7. Spread about 1 1/2 cups squash mixture into the bottom of an 11 x 7-inch baking dish coated with cooking spray. Arrange 3 noodles over squash mixture; top with 2 cups squash mixture and 1/4 cup cheese. Repeat layers once with 3 noodles, 2 cups of squash, and 1/4 cup of cheese. Top with 3 noodles.

8. Beat whipping cream and remaining 3/4 teaspoon salt with mixer at high speed until soft peaks form. Spread the whipping cream mixture over noodles; sprinkle with remaining 1/4 cup cheese. Cover with foil coated with cooking spray. Bake at 350° for 30 minutes. Uncover and bake an additional 15 minutes or until golden. Let stand 10 minutes.

Servings: 8

Vegetarian Reubens

I KNOW. I KNOW I DID NOT COOK ALL WEEK. I made my black bean soup and then I ate that all week long. So it's not like I ate frozen meals or take-out, I just didn't feel like making anything new. Gosh.

Last night I did made Vegetarian Reubens, which are one of my favorite vegetarian sandwiches. So yummy. And the fun part is that I had them with Alexia Sweet Potato Puffs, which are sweet potato tater tots. There is absolutely nothing that is not awesome about that sentence. It was a nice dinner. And I swear to you I am trying really hard this week. Plus this week is Thanksgiving so that's a day when I definitely will be cooking!

Monday, November 14, 2011

Black Bean Soup

I still have a ridiculous amount of dried beans from my old boss in Maryland. That means they are about 3 years old. How long do dried beans survive for? The internet tells me that they can last for years but may require longer cooking time to soften. I did not find this to be the case, but I also soaked the beans for like 10 hours because I started them right when I woke up this morning. So by about 6:00 my 3-year-old beans were ready to make into a soup. This came together easily and, although it cooks for an hour, it was relatively hands-off. I did make the crema (using sour cream instead of actual crema) and the hard boiled egg. I know it's weird, but this is not the first time I have put hard-boiled egg into soup. And it worked very well and was very tasty. I must be lacking in protein lately to be constantly craving beans and eggs. Weird, right? Oh well. This was really good. It's a nice, solid black bean soup recipe. I'd keep it around but I have a feeling there are better recipes out there, and when I find them, my dried beans will still be waiting.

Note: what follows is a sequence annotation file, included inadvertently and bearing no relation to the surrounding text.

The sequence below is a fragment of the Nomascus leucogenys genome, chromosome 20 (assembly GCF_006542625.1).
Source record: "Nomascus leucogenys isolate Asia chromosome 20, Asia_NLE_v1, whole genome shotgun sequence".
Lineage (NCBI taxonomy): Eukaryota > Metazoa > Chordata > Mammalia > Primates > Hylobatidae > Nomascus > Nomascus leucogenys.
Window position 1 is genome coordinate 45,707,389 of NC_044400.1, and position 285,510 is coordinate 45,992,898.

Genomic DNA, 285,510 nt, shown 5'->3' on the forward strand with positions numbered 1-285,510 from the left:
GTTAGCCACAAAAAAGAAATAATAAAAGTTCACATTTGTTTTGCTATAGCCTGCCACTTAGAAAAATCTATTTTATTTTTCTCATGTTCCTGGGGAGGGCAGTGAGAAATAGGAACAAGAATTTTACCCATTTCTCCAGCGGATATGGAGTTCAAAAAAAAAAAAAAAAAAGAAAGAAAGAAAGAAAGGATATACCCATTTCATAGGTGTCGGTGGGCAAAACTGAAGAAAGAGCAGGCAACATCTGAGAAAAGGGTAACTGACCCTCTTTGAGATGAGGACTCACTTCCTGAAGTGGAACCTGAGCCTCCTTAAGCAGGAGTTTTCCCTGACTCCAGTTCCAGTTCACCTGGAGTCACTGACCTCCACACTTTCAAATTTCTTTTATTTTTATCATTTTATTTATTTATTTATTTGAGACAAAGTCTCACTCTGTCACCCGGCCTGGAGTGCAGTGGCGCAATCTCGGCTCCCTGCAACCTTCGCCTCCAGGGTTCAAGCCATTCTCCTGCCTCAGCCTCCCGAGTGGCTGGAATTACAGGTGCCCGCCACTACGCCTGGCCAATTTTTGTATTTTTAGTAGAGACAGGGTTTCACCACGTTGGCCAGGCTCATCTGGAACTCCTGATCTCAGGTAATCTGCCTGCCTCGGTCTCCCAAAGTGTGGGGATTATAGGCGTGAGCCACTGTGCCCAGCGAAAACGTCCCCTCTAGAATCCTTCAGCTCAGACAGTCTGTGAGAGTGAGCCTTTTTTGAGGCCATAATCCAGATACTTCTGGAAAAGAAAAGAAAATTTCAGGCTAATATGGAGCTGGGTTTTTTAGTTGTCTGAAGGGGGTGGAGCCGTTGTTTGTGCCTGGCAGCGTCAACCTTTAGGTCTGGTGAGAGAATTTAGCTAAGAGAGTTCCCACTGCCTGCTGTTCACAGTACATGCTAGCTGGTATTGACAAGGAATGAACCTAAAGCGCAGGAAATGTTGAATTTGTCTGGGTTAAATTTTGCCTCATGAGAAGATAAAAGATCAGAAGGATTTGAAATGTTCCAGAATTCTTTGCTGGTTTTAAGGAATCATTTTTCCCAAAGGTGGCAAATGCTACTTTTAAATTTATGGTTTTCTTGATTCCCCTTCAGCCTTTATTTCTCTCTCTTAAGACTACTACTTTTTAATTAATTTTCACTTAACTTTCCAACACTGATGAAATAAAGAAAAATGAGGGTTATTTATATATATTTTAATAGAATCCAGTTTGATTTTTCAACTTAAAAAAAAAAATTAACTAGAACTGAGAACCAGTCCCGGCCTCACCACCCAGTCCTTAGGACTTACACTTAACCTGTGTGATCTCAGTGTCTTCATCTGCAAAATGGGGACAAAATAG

beans

Black Bean Soup
Cooking Light, October 2009

1 cup dried black beans
2 1/2 tablespoons extra-virgin olive oil -- divided
3/4 cup chopped onion
7 garlic cloves -- minced and divided
2 1/2 cups fat-free, less-sodium chicken broth
2 cups water
1/4 cup no-salt-added tomato paste
1 teaspoon dried oregano
3/4 teaspoon salt
3/4 teaspoon ground cumin
1/4 teaspoon ground red pepper
4 ounces chopped green chiles
1 cup fresh cilantro leaves
1/2 jalapeño pepper -- seeded
1/4 cup crema Mexicana
3 hard-cooked large eggs -- peeled and finely chopped
Fresh cilantro leaves

1. Sort and wash beans, and place in a large Dutch oven. Cover with water; cover and let stand for 8 hours. Drain beans.

2. Heat 1 1/2 teaspoons oil in a Dutch oven over medium heat. Add onion; cook 4 minutes, stirring often. Add 5 garlic cloves; cook 1 minute. Increase heat to medium-high. Add beans, broth, and next 7 ingredients (through chiles); bring to a boil. Cover, reduce heat, and simmer 1 hour or until beans are tender. Let stand 10 minutes.

3. Place half of bean mixture in a blender. Remove center piece of blender lid; secure blender lid on blender. Place a clean towel over opening in blender lid. Process until smooth. Pour into a large bowl. Repeat procedure with remaining mixture. Return soup to pan; cook 5 minutes, stirring often.

4. Finely chop 1 cup cilantro and jalapeño. Combine 2 tablespoons oil, 2 garlic cloves, cilantro, jalapeño, and crema. Ladle 1 1/4 cups soup into each of 4 bowls; top each with 2 tablespoons crema. Sprinkle soup with eggs. Garnish with cilantro leaves, if desired.